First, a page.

In short, WordNet is a database of English words that are linked together by their semantic relationships. It is like a supercharged dictionary/thesaurus with a graph structure.
This tutorial is a gentle introduction to WordNet concepts, using TextBlob for the examples. To follow along with the examples, make sure you have the latest version of TextBlob.
$ pip install -U textblob
As you know, synonyms are words that have similar meanings. A synonym set, or synset, is a group of synonyms. A synset, therefore, corresponds to an abstract concept.
In TextBlob, you can access the synsets that a word belongs to by accessing the
synsets property of a
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from text.blob import Word word = Word("plant") word.synsets[:5] # [Synset('plant.n.01'), # Synset('plant.n.02'), # Synset('plant.n.03'), # Synset('plant.n.04'), # Synset('plant.v.01')]
It would be helpful to know the definitions of these synsets. You can access these via the
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word.definitions[:5] # ['buildings for carrying on industrial labor', # '(botany) a living organism lacking the power of locomotion', # 'an actor situated in the audience whose acting is rehearsed but seems spontaneous to the audience', # 'something planted secretly for discovery by another', # 'put or set (seeds, seedlings, or plants) into the ground']
For this tutorial, let's study "plant" as a living organism. We can see from our
definitions list that this is the second synset (index 1).
plant = word.synsets
The synonyms contained within a synset are called lemmas. You can access the string versions of these synonyms via a
plant.lemma_names # ['plant', 'flora', 'plant_life']
The Wordnet Hierarchy
Synsets form relations with other synsets to form a hierarchy of concepts, ranging from very general ("entity", "state") to moderately abstract ("animal") to very specific ("plankton").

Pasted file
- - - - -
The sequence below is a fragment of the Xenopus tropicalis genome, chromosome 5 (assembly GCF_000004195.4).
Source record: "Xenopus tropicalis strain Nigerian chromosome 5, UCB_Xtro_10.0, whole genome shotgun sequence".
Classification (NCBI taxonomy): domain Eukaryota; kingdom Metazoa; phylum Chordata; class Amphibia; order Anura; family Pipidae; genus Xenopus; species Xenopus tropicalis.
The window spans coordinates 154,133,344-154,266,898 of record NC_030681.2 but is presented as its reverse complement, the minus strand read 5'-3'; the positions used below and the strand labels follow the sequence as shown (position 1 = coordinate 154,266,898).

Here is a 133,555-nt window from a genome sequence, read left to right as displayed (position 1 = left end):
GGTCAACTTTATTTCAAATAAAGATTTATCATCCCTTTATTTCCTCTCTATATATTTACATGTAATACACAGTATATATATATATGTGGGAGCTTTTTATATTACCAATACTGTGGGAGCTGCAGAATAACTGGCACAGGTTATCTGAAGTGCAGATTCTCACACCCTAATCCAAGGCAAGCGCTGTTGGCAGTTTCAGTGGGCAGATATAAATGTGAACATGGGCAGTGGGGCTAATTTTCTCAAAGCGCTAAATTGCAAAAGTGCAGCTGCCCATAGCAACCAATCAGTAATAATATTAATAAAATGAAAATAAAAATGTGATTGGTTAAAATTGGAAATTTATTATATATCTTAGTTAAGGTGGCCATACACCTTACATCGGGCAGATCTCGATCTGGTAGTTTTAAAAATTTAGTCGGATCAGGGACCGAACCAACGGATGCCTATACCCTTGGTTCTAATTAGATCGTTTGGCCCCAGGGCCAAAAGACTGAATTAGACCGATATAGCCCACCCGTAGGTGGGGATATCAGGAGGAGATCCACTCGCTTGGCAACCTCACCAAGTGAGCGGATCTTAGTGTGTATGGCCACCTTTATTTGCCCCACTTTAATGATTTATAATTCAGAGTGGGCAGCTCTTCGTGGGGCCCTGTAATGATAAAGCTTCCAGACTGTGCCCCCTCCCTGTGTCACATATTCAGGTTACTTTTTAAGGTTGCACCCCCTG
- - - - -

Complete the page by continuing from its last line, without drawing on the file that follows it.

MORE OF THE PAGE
Some terminology: For a given synset, its. . .
- hypernyms are the synsets that are more general
- hyponyms are the synsets that are more specific
Hyponyms have an "is-a" relationship to their hypernyms.
Let's use our plant synset as an example.
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plant.hypernyms() # [Synset('organism.n.01')] plant.hyponyms()[:3] # [Synset('phytoplankton.n.01'), Synset('aquatic.n.01'), Synset('perennial.n.01')]
We can therefore see the following relationships:
Along with "is-a" relationships, we can explore "is-made-of" and "comprises" relationships.
For a given synset, its. . .
- holonyms are things that the item is contained in
- meronyms are components or substances that make up the item
Let's look at our plant example again.
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plant.member_holonyms() # [Synset('plantae.n.01')] plant.part_meronyms() # [Synset('plant_part.n.01'), Synset('hood.n.02')]
This shows the following relationships:
Given that synsets can be organized as a graph, as shown above, we can measure
the similarity of synsets based on the shortest path between them. This is
called the path similarity, and it is equal to
(shortest_path_distance(synset1, synset2) + 1). It ranges from 0.0 (least
similar) to 1.0 (identical).
Let's compare the path similarities between "octopus" and "nautilus" (another cephalapod), "shrimp" (a non-cephalopod), and "pearl" (a mineral). We'll create the synsets directly.
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from text.wordnet import Synset octopus = Synset("octopus.n.02") nautilus = Synset('paper_nautilus.n.01') shrimp = Synset('shrimp.n.03') pearl = Synset('pearl.n.01')
The results are as expected, with octopus more similar to another cephalopod than a non-cephalapod and most dissimilar to a non-living thing.
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octopus.path_similarity(octopus) # 1.0 octopus.path_similarity(nautilus) # 0.33 octopus.path_similarity(shrimp) # 0.11 octopus.path_similarity(pearl) # 0.07
There are other WordNet-based measures of similarity to explore, which can be found at the NLTK Wordnet Docs. All these methods are accessible in TextBlob.